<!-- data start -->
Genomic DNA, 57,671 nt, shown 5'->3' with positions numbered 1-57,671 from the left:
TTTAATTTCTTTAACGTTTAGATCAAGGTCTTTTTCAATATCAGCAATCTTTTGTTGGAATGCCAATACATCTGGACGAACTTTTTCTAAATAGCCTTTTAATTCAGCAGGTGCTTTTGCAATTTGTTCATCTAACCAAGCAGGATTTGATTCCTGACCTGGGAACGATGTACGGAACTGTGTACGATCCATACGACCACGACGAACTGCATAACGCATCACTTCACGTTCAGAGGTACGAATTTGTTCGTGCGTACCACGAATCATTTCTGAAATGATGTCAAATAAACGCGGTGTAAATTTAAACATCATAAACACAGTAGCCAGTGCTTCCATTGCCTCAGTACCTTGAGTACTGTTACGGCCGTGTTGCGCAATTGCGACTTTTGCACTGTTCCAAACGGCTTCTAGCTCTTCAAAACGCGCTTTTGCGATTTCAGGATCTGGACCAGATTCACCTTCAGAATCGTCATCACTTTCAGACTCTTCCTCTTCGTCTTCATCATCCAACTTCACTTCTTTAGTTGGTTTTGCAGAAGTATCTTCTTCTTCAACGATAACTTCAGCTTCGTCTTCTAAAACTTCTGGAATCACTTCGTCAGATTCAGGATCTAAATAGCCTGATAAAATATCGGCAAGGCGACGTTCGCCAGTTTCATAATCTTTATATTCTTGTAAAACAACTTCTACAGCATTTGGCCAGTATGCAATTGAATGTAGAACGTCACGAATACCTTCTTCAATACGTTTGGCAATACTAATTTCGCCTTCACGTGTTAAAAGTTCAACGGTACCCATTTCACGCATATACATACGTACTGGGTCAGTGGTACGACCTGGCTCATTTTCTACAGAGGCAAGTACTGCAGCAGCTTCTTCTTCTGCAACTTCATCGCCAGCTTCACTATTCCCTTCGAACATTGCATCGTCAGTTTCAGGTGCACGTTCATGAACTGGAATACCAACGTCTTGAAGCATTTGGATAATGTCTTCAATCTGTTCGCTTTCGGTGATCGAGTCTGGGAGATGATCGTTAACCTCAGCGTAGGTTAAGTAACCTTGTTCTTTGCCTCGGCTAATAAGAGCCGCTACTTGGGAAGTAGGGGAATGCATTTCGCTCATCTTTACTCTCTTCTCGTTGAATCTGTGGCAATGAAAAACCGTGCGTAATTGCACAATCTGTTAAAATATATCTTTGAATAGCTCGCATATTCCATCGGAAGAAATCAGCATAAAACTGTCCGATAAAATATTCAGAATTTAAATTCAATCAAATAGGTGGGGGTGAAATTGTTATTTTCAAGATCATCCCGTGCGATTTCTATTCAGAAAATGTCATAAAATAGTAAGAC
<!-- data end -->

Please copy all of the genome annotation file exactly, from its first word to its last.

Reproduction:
Genomic DNA, 57,671 nt, shown 5'->3' with positions numbered 1-57,671 from the left:
TTTAATTTCTTTAACGTTTAGATCAAGGTCTTTTTCAATATCAGCAATCTTTTGTTGGAATGCCAATACATCTGGACGAACTTTTTCTAAATAGCCTTTTAATTCAGCAGGTGCTTTTGCAATTTGTTCATCTAACCAAGCAGGATTTGATTCCTGACCTGGGAACGATGTACGGAACTGTGTACGATCCATACGACCACGACGAACTGCATAACGCATCACTTCACGTTCAGAGGTACGAATTTGTTCGTGCGTACCACGAATCATTTCTGAAATGATGTCAAATAAACGCGGTGTAAATTTAAACATCATAAACACAGTAGCCAGTGCTTCCATTGCCTCAGTACCTTGAGTACTGTTACGGCCGTGTTGCGCAATTGCGACTTTTGCACTGTTCCAAACGGCTTCTAGCTCTTCAAAACGCGCTTTTGCGATTTCAGGATCTGGACCAGATTCACCTTCAGAATCGTCATCACTTTCAGACTCTTCCTCTTCGTCTTCATCATCCAACTTCACTTCTTTAGTTGGTTTTGCAGAAGTATCTTCTTCTTCAACGATAACTTCAGCTTCGTCTTCTAAAACTTCTGGAATCACTTCGTCAGATTCAGGATCTAAATAGCCTGATAAAATATCGGCAAGGCGACGTTCGCCAGTTTCATAATCTTTATATTCTTGTAAAACAACTTCTACAGCATTTGGCCAGTATGCAATTGAATGTAGAACGTCACGAATACCTTCTTCAATACGTTTGGCAATACTAATTTCGCCTTCACGTGTTAAAAGTTCAACGGTACCCATTTCACGCATATACATACGTACTGGGTCAGTGGTACGACCTGGCTCATTTTCTACAGAGGCAAGTACTGCAGCAGCTTCTTCTTCTGCAACTTCATCGCCAGCTTCACTATTCCCTTCGAACATTGCATCGTCAGTTTCAGGTGCACGTTCATGAACTGGAATACCAACGTCTTGAAGCATTTGGATAATGTCTTCAATCTGTTCGCTTTCGGTGATCGAGTCTGGGAGATGATCGTTAACCTCAGCGTAGGTTAAGTAACCTTGTTCTTTGCCTCGGCTAATAAGAGCCGCTACTTGGGAAGTAGGGGAATGCATTTCGCTCATCTTTACTCTCTTCTCGTTGAATCTGTGGCAATGAAAAACCGTGCGTAATTGCACAATCTGTTAAAATATATCTTTGAATAGCTCGCATATTCCATCGGAAGAAATCAGCATAAAACTGTCCGATAAAATATTCAGAATTTAAATTCAATCAAATAGGTGGGGGTGAAATTGTTATTTTCAAGATCATCCCGTGCGATTTCTATTCAGAAAATGTCATAAAATAGTAAGAC